Everything on the web is MVC now (or MVP, or MVVM, which are separated more by nuance and discipline than by actual structure) and for good reason: It’s a natural and straight-forward way to separate the concerns of display, data and logic. I find that getting trapped in this MVC structure, and trying to use it for more than it is intended for, can lead to big trouble.

The MVC Trap

When you look at something like ASP.NET MVC, when you create a new project a few folders are already created for you: /Models, /Views and /Controllers. With the Rails-inspired naming conventions enabled by default, it’s very easy to create a FooController whose method names correspond to file names in the /Views/Foo/ folder. Various tools run with this. You can often click or right-click on a controller method and automatically be taken to the corresponding view file, with the file being created for you on the fly if needed. This is easy, so easy that many developers get lured into a trap.

When you have two roads in front of you, and you’re not quite sure where they lead to off in the distance, it’s very easy to decide to pick which looks easier at the start. When the MVC system and the associated tools are creating methods for you on your controller, and your controller is attached by convention to automatically-created views, the easy road tells us that this is our structure and this is where our logic goes. So we start writing code, putting display logic into our View and putting some data-munging logic into our Model, and dumping most of the rest of the logic into our Controller. The end result, those goal posts off in the distance we didn’t quite see at first, is that our controllers are fat, our views are polluted, and our models are bloated with unrelated business logic. Then, when somebody says we need to make an alternate view, because we need to display much of the same logic in a different format for a specific subset of clients, everything goes to hell. We curse our tools, stomp our feet, and search the googles for the next shiny thing that promises to make all our cares go away.

When you look at Microsoft tech demos, especially those for new ASP.NET MVC releases, you see people wanting to reuse data models to prevent code duplication. You create a POCO class and attach it to the EntityFramework DbContext, then you use the Visual Studio templating tools to create a controller for your entity class with automatically-generated views for the CRUD operations. Everything works end-to-end, with we the programmers needing to write very little code compared to how much is generated for us, and we call ourselves geniuses for leveraging code generation and avoiding the pitfalls of the layered architectures of our forefathers. Why did we have those things in the first place? Who needs layers? But now our models are serving many masters. We start fleshing our entity classes out into a full Domain Model with methods for business logic, but we need some validation methods down in the data code and we need some formatting methods to help with displaying data in the View. Now we have a bunch of methods with warnings on them like “Don’t call this method without an active DbContext!” or “Don’t call this method until the user has been validated!”. Then, when the business guys want us to associate multiple colors with every product instead of just one, and the storage format needs to change to use another table with a foreign key, now we have to rewrite our entire view because the same model that represents the database also represents the Domain Model and the View Model. Far from making our lives simpler, we are now living in hell where every little change in one domain forces massive rewrites in the others.

Then the networking guys are telling us that the Shipping Cost calculations are too expensive, and we want to break that logic out into a separate service so we can offload the calculations from the webserver and distribute them onto some helper servers outside the DMZ. How do we possibly accomplish that? All our logic is in our controllers (and our Views, and our entity models) and it’s impossible to tease it all out without just rewriting the whole damned thing.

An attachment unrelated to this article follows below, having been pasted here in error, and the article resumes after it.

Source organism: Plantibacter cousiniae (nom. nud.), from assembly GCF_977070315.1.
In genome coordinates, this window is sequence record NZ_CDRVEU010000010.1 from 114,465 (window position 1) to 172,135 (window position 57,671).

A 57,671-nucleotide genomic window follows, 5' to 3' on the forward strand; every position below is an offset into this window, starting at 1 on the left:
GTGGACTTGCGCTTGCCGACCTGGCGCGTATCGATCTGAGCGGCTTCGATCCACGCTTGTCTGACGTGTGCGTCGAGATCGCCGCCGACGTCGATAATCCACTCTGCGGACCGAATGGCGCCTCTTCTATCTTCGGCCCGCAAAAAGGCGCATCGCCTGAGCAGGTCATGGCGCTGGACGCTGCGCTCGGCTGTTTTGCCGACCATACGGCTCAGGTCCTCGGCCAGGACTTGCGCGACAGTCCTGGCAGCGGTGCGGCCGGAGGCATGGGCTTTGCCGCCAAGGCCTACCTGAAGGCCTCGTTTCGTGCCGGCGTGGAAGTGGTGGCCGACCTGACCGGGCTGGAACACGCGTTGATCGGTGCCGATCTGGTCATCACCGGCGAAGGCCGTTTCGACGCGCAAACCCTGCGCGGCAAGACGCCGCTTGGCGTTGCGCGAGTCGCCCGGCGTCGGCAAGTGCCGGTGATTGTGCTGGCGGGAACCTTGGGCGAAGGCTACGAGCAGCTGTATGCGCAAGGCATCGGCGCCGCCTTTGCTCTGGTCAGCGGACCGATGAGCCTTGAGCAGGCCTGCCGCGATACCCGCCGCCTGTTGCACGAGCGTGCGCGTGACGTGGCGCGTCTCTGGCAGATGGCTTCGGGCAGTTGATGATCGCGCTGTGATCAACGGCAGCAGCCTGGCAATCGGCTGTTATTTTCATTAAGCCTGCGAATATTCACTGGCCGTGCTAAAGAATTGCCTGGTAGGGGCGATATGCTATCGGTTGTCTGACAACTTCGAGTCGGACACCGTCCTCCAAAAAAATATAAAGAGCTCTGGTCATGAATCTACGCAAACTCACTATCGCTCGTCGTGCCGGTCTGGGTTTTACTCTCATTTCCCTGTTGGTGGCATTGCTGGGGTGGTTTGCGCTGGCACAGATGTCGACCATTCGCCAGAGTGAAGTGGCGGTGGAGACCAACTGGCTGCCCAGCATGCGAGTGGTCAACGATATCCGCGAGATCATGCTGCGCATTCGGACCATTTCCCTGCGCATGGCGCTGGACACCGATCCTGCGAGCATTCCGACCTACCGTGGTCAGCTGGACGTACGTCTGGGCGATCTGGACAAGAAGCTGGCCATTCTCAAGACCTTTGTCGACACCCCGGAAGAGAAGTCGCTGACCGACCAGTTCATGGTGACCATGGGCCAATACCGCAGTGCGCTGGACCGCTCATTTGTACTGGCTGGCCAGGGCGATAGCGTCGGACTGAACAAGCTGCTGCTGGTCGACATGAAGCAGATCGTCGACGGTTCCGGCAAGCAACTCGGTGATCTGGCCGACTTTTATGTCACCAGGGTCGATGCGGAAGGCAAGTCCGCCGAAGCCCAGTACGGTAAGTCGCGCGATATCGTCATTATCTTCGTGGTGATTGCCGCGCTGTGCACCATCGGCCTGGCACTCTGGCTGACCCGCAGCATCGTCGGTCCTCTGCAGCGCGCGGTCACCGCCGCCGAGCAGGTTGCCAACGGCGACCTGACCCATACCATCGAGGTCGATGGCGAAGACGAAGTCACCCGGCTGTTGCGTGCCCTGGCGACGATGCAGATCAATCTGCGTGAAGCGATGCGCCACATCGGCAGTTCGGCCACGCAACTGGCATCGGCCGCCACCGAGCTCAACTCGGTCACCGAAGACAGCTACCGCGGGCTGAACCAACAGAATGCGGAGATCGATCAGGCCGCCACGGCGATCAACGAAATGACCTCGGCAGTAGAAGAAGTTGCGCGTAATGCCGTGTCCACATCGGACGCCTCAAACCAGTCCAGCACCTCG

When Stefan Tilkov tells us Don’t start with a monolith, this is what he is talking about. If you go down this path, your mess will never be detangled and you’ll end up throwing everything out when the requirements change too much.

MVC: Three Separate, Single Responsibilities

The solution to a lot of these problems is kind of simple, if you keep it in mind from the beginning: SRP. The Single Responsibility Principle tells us that classes should do one thing and serve one master. So, what are the single responsibilities of each of the MVC components?

  • Model: To hold data needed for the view, in a format that the View requires. The Model is a servant of the View, and only changes when the View needs it to change.
  • View: To allow the user to view and interact with the data. This only changes when the needs of the user changes.
  • Controller: To mediate between the user domain and the business domain. This only changes when the API requirements of the Application Service Layer changes.

Boom. Three parts, each with a single purpose and a single master. But this almost raises more questions than it answers: Where does all that logic go, which used to live in our fat controller methods, and in our polluted View, and in our bloated Model class?

ViewModel Responsibilities

First and foremost, if our model is a proper “View Model” and only serves the View, that means we’re going to need to have another class which represents the database storage format and yes, we’re probably also going to want another more-or-less duplicate to serve as our domain model. We have three classes here because the data serves three masters, and lives in three different realms and needs to satisfy three different sets of requirements. You’re going to need to do some mapping, but a conventions-based solution like AutoMapper will get you 90% of the way there with minimal effort. Maybe AutoMapper isn’t what you use long-term, but it can be a good start nonetheless. If you isolate the automapper dependency and abstract it behind some kind of IMapper<TFrom, TTo> interface, you can always go back and fix it later with minimal effort.

Your three models are:

  • Your Data Model which serves the needs of our data storage mechanism. Properties on these classes probably have a one-to-one correspondence with columns in your database, and methods on these classes have to do with low-level validation and translating data storage formats into something usable by the program.
  • Your Domain Model which holds your business logic. The Domain Model is set up to meet the needs of your business, divorced from any concerns of data storage or data display.